Compensation Management: Salary Benchmarking and Beyond

May 9, 2019
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Category: Management

compensation-benchmarking

Many small businesses assume they don’t need to worry about compensation management. But no matter the size of your company, it shouldn’t be put off.

Salary data surveys are a good first step to determine pay scales for a wide range of positions. Note that survey data should be collected by a third party rather than self-reported by employees to ensure accuracy.

There are several salary comparison tools to help aggregate data for specific roles. The Bureau of Labor and Statistics offers years of comparative wage data for many occupations at the national, state and metropolitan level. Indeed also provides a free tool for salary comparisons. Other tools like PayScale, Salary.com, and LinkedIn Salary require a subscription or payment to access data but contain a larger number of job titles and data sets.

Once the right data is in hand, it’s time to put it to work by matching internal job descriptions to external job data. This process is called compensation benchmarking. It’s intended to help ensure employees are paid fairly. The goal is to promote a happy, engaged workforce.

How is compensation benchmarking done?

The first step in compensation benchmarking is to build a list of salary ranges for current and future job roles. This data can come from traditional salary surveys, paid salary software programs, or custom surveys which are performed by a consulting firm.

To calculate pay grade, consider the size of your organization, the range in the hierarchy between your lowest and highest ranking jobs, and how you calculate pay increases and promotions within your organization.

Once you’ve set your pay grades, it’s time to set salary ranges. The first step is to find the midpoint of the market value for each job title, based on salary data. Next, calculate the spread between the minimum and maximum salaries for the role. Lastly, determine the minimum and maximum salary for the range, referring to the midpoint market value of each role as a guide.

Compensation benchmarking is designed to maintain fairness for both the employer and the employee. It’s a central element of a well-structured compensation plan.

How do I analyze compensation packages?

When building compensation packages, employers should pay special attention to the job type and geographic location of the role. Cost of living can have a dramatic impact on the salary range. To ensure an accurate comparison between salary data and roles, look at job responsibilities and descriptions rather than job titles, as titles often vary by organization.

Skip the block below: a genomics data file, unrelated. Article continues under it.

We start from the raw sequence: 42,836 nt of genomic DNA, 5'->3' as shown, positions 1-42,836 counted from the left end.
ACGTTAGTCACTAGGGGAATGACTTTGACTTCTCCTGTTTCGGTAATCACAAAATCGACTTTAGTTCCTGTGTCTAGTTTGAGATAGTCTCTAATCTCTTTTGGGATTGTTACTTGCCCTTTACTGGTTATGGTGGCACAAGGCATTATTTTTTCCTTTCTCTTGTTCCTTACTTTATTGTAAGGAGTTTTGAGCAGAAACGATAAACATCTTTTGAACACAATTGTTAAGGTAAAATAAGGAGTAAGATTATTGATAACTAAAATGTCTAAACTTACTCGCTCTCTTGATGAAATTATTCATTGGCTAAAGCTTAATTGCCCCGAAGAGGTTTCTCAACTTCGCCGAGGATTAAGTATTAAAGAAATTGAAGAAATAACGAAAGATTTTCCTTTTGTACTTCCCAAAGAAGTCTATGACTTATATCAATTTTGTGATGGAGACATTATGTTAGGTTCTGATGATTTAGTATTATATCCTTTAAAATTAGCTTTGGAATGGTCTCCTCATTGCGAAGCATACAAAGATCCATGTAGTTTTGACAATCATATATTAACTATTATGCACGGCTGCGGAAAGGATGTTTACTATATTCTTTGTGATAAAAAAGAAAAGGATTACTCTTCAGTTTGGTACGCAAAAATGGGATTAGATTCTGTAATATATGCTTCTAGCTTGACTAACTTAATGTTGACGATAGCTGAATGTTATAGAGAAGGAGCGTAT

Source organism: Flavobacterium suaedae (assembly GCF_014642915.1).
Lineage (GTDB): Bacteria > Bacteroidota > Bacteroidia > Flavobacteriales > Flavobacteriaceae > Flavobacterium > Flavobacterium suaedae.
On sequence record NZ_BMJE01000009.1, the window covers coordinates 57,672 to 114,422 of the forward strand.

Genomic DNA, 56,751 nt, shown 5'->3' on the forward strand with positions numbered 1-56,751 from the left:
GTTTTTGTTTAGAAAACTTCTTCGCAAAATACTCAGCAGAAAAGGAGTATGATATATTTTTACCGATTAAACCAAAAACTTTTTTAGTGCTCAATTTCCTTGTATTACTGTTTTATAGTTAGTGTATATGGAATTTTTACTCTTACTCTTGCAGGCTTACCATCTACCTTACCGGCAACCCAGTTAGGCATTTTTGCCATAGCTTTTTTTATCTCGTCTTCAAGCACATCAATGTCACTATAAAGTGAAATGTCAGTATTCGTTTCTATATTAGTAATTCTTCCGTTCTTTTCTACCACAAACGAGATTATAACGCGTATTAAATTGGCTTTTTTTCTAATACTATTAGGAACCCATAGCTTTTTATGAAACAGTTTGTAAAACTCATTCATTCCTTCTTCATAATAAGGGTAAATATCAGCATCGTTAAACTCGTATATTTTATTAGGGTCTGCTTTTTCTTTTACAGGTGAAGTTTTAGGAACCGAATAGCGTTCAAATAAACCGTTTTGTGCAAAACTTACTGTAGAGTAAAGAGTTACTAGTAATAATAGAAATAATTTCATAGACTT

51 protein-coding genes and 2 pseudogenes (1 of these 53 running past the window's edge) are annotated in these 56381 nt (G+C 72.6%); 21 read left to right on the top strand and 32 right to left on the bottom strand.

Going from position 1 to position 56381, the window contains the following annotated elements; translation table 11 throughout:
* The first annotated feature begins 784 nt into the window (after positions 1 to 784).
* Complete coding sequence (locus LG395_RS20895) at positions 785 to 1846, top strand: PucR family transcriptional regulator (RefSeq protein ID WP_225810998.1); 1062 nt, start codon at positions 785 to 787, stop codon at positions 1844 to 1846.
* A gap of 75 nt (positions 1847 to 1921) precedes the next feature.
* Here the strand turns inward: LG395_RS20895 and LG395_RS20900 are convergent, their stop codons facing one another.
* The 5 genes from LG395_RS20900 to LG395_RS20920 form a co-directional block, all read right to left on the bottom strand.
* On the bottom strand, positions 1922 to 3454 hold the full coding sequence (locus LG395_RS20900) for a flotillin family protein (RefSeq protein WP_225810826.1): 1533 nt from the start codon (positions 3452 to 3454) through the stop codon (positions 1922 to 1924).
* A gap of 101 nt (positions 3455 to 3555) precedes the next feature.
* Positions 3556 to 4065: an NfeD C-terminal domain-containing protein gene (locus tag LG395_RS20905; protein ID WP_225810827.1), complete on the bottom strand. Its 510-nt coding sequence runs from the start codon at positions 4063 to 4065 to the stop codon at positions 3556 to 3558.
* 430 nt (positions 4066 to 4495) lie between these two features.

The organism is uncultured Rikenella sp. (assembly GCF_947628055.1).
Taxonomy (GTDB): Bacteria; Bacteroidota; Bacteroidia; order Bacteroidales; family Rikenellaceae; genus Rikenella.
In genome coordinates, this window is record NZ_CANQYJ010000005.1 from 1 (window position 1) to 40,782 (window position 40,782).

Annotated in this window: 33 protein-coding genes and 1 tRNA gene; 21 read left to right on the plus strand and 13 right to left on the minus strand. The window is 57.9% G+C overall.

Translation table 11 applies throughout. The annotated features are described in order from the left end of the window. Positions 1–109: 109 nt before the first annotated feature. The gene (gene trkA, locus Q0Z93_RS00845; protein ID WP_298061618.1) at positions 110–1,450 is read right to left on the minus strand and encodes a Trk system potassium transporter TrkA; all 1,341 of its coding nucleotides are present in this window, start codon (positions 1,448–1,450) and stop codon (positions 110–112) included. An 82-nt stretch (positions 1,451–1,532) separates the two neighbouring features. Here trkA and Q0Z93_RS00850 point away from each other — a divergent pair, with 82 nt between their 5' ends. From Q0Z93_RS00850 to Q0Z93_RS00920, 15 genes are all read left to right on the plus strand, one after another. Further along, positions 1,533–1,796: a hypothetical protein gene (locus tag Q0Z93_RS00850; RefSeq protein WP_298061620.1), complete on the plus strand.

Lastly, look beyond base pay as you analyze compensation. Consider how you will balance salary with bonuses, performance-based pay increases, and other forms of equity, like stock options or shares.

What are some other means to evaluate compensation without benchmarking?

Occasionally, compensation benchmarking isn’t feasible for a particular role because data either doesn’t exist or the role is brand new to the market. In these cases, you must determine appropriate compensation from scratch. You can do this by evaluating the business impact of the role, gathering background information for job responsibilities, and comparing the overall compensation package to similar roles.

Finally, you’ll need to gain leadership buy-in for the new pay structure. Be sure to document the compensation decision-making process to aid in future evaluations.

If you are in charge of recruiting, hiring, and retaining talent for your company, then you know the challenge of competing against other organizations to attract the right employees. By using compensation benchmarking, you can protect the interests of current and future employees while positioning the company for sustainable growth.

This article is intended only for informational purposes. It is not a substitute for legal consultation. While we attempt to keep the information covered timely and accurate, laws and regulations are subject to change.

About

As a professional copywriter, Dan produces strategic marketing content for startups, digital agencies, and established brands. He helps organizations tell stories, achieve online presence, and builds brands that communicate with their customers. Dan is also a regular contributor to Forbes. He started writing after his first professional role as a health promotions coordinator for a local family physicians office.

Category: Management


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